Well, the Jewish immigration romantics will have to find their own way out of that maze. It’s their problem, not mine. I’m happy that nationalism has settled in as a Thing, that the word “nationalism” has been anointed as Word of the Year even by a CultMarx outfit like National Public Radio, and that books praising nationalism are finding a good market.

Globalism is not a contemptible idea. Of course civilized nations should strive to get along with each other, to avoid wars, and to contain, as best they can, the non-civilized. Probably there need to be some transnational organizations to help all that along. And yes, we should try, like Frank Richards, to find something to esteem in other countries we visit.

The nations of the world are our natural homes, though. They are not, in my lifetime or yours, going to merge into a caramel-colored uniformity, speaking the same tongue, eating the same food, worshipping the same gods, laughing at the same jokes. That’s a fantasy, and not a benign one.

Let’s cherish our nations. Let’s be nationalists!

Links to the Radio Derb podcasts can be found here:

Transcripts for each podcast can be found here:

Brian Almon is a writer and entrepreneur. In addition to Men of the West, you can find his work at The Decline and Fall of the United States of America and The National Pulse.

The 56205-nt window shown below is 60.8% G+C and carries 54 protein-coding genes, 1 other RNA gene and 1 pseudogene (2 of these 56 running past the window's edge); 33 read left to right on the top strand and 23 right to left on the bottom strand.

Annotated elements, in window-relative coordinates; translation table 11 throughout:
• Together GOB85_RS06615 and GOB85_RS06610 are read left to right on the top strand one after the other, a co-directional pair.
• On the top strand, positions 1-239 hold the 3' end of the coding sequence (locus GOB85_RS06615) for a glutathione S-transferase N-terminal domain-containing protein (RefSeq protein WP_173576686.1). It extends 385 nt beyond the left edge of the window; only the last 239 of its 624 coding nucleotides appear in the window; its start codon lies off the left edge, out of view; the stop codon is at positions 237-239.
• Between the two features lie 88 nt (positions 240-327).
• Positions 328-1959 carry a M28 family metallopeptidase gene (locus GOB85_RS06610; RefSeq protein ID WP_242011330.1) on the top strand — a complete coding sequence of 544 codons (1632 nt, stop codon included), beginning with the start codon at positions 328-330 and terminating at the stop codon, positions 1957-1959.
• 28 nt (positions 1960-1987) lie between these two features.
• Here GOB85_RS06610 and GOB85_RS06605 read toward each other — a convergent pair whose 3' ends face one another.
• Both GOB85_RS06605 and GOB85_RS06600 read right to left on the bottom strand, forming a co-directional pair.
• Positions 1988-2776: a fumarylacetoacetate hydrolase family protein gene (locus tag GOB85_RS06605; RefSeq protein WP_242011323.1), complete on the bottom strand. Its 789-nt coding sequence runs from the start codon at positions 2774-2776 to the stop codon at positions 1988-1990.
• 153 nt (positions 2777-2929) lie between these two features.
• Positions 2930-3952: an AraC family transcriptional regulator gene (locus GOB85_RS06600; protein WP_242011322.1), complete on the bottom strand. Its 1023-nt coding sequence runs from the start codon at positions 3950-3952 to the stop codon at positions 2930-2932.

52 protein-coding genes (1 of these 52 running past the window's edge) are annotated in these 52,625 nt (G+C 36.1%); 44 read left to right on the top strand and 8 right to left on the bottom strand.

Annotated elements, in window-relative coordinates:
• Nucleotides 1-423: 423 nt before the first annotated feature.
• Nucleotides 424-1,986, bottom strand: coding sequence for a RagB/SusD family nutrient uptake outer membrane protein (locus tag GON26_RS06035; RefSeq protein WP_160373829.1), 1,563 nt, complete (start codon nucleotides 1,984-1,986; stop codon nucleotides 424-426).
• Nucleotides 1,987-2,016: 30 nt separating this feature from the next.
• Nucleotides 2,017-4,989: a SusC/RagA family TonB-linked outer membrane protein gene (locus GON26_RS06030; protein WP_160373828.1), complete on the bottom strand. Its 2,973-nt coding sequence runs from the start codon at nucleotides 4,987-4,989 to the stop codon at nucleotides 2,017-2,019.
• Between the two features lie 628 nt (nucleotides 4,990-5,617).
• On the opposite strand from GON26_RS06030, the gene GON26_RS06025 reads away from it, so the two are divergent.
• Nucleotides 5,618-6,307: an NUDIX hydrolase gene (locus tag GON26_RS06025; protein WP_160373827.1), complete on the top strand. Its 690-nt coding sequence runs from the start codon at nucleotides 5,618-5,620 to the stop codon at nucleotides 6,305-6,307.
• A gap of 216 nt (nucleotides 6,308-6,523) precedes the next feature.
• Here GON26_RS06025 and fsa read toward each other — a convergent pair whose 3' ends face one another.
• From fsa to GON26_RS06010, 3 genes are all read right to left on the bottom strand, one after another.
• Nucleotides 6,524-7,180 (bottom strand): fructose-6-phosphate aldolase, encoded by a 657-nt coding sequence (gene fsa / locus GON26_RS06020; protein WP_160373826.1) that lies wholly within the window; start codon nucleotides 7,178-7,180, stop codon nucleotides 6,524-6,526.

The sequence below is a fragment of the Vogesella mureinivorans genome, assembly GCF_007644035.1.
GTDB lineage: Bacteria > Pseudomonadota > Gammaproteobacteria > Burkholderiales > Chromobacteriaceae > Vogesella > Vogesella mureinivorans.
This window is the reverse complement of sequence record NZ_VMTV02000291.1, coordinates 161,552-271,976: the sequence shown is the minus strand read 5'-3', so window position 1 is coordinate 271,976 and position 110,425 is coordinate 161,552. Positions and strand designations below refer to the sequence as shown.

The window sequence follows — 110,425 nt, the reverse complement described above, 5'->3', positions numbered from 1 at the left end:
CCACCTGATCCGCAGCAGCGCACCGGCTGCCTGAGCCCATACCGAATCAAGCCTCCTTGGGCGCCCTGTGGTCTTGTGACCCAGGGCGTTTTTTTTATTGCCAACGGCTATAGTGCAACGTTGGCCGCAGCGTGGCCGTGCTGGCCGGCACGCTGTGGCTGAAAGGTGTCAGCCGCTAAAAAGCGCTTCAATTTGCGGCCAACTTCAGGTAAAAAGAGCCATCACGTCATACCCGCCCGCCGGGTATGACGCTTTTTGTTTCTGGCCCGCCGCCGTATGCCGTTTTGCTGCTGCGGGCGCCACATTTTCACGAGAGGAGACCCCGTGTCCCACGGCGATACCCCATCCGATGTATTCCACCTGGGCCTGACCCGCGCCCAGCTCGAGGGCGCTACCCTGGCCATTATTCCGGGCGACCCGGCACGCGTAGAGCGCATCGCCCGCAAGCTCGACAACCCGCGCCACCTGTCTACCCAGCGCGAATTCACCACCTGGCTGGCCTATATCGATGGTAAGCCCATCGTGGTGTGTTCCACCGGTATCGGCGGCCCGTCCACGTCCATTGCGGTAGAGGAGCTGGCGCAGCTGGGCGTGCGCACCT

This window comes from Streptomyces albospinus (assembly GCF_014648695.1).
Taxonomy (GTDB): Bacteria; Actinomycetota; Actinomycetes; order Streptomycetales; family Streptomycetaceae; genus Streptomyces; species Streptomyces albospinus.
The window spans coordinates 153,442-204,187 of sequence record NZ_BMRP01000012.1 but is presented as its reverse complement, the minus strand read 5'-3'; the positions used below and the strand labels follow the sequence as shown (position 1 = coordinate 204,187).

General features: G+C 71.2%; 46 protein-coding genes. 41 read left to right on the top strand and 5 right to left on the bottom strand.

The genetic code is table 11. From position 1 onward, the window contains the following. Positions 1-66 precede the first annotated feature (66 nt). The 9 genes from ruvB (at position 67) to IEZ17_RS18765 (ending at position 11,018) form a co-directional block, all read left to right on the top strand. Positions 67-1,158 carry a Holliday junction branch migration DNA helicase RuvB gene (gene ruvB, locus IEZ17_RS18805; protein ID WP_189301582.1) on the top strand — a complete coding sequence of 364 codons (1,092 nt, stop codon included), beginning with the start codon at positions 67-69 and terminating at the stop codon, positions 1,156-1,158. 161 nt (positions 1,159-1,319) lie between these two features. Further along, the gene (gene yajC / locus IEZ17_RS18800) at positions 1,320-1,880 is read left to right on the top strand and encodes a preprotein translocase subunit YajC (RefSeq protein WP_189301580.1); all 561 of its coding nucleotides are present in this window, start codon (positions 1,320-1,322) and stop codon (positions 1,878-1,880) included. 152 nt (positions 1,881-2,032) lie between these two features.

Brian lives with his wife and children in Idaho.

Follow Brian on Gab and Telegram.


  1. Derb, as usual, is a bit of a milquetoast. Globalism isn’t bad per se (with a wattered down defintion of glopbalism as just wanting to get along a la Rodney King, no less!). Nationalism and patriotism are effectively synonyms. Look at their latin roots!

    Regardless, Snidely Whiplash (commenting on Vox Popoli) described it best: Patriotism is an emotion–the love of one’s native land/people– and nationalism is the political expression of that emotion.

    Globalists by definition cannot be patriots because they lack any love for their native lands/people as a general rule. Therefore they attempt to deny reality and decry the feelings of patriotism experienced by most normal people as evil. Pure projection. Globalists understand at a visceral level (if not at an intellectual level) that they are unnatural and evil, therefore they feel compelled to project their failings upon their opponents because they cannot openly proclaim their own feeling and proclivities.

  2. @walkinghorse i’ve seen that before (and sat through a number of Forrestal lectures in my days at boat school).